Neither option is wrong or right. In fact, both options are needed so that every soul can have a wide range of experiences. Some people embrace death and the act of dying because they’ve had nothing but positive experiences. So, perhaps they need a less-positive experience to understand and develop compassion for those who are more fearful of dying. Just as those who are ‘deathly’ afraid of dying may need several positive experiences before they begin to understand that the experience of dying isn’t always something to fear. It is simply another part of life. A moving beyond this reality by the spiritual part of you.

The real key to dying (besides not doing it), is to understand that the choice of guide (grim reaper or psychopomp) is up to you. You get to decide what type of death experience you will have. So, if you want something traumatic and eventful because you feel the need to learn some spiritual lesson, then (by all means) let the grim reaper be your escort. However, if what you want is something more tranquil and a little less gruesome, then call on that psychopomp. Either one will come when you ‘call.’ And either one will give you whatever type of experience you desire. Therefore, only you can decide whether your experience of death requires a grim reaper or a psychopomp.

So, which will it be?

DEATH – Why Does It Frighten Us So?

Death.

That word probably frightens people more than any other.

Why?

Because it represents the ‘great unknown.’ We know less about death than we do about outer space or the deep recesses of Earth’s oceans. After all, it’s not easy to explore a dimension or state of being that requires us to cease living. So, for most of us, death becomes the area that, like on maps of old, was marked with the words: ‘There be monsters here.’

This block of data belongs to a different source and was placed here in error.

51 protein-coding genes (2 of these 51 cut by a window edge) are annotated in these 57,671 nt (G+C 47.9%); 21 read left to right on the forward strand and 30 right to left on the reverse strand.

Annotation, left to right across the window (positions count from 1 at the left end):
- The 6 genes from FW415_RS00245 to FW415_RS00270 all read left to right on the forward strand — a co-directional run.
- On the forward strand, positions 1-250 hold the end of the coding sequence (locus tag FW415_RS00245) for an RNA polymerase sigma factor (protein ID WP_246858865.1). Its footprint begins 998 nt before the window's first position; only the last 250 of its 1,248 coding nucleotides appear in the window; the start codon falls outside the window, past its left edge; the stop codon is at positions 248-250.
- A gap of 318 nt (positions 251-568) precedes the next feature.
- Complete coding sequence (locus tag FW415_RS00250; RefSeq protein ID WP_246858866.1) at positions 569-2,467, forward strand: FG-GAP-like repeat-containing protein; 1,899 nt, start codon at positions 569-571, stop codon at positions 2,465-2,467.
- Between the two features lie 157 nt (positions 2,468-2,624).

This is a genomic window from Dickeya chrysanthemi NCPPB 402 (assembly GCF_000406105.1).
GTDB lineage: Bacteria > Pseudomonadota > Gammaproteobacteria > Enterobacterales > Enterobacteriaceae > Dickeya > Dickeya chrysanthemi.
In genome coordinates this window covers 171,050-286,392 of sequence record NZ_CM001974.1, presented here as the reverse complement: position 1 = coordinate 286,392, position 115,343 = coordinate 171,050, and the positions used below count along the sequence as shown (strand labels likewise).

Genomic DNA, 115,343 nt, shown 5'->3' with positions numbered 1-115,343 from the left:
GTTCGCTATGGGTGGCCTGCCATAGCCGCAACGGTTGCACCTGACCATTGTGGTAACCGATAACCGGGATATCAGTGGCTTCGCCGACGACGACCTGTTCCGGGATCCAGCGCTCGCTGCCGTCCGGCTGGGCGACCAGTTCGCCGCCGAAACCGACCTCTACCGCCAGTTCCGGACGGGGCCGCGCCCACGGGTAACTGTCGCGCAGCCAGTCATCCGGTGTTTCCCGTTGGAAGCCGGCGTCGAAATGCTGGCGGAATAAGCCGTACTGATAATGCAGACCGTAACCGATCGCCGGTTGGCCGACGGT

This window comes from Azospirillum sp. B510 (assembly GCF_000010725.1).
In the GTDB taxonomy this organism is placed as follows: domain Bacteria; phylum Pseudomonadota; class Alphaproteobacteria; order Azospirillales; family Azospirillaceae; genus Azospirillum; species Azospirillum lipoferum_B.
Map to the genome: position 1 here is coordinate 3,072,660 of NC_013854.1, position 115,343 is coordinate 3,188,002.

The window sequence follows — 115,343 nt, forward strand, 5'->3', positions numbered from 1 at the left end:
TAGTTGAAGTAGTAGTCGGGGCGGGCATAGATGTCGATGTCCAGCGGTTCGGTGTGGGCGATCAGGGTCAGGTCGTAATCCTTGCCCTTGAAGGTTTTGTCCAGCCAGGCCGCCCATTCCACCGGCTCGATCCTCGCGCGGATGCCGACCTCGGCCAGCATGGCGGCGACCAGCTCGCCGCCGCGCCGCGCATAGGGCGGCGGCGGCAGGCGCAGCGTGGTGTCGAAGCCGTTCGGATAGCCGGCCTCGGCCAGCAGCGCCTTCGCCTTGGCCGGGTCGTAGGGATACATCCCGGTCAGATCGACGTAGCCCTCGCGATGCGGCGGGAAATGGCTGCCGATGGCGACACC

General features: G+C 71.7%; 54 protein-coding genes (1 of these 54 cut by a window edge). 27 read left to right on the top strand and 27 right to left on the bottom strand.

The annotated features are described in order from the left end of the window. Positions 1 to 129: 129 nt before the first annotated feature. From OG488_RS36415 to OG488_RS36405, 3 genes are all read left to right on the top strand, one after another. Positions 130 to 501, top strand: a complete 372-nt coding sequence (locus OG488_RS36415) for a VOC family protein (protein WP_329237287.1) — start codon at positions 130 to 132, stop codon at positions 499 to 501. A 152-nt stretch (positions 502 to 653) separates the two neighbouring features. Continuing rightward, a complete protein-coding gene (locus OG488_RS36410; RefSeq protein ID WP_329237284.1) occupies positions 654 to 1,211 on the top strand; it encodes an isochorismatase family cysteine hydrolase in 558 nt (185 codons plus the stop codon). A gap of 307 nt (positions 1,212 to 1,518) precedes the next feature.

Monsters. Demons. Angels.

 

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These are what we think of when we think about death, because that’s all we know, or at least suspect, based on the stories that we are told about the land of beyond. Of course, some people eschew the typical concept of death being a place or a continuation of some form of life. Instead, they see death as a black nothingness. Still others divide the realm of death into two states: one where demons and monsters abide, and another where angels and cherubs live.

Proof.

Of course, trying to prove if there is a type of life after the physical body dies isn’t easy to do. After all, how do you gather statistics and measurements when you have no physical form? It is just this conundrum that has plagued most of us who have died and returned. We have garnered little acceptance from the scientific community regarding our experiences simply because we lack the physical proof of what occurred. All we have is our memory of the events, and even those vary widely based on each person’s interpretation. For instance, for someone who is a strict Catholic, the experience may be interpreted through the filter of their Catholic iconography and tenets; while, someone who is an atheist may describe their experience using a filter of science or space aliens.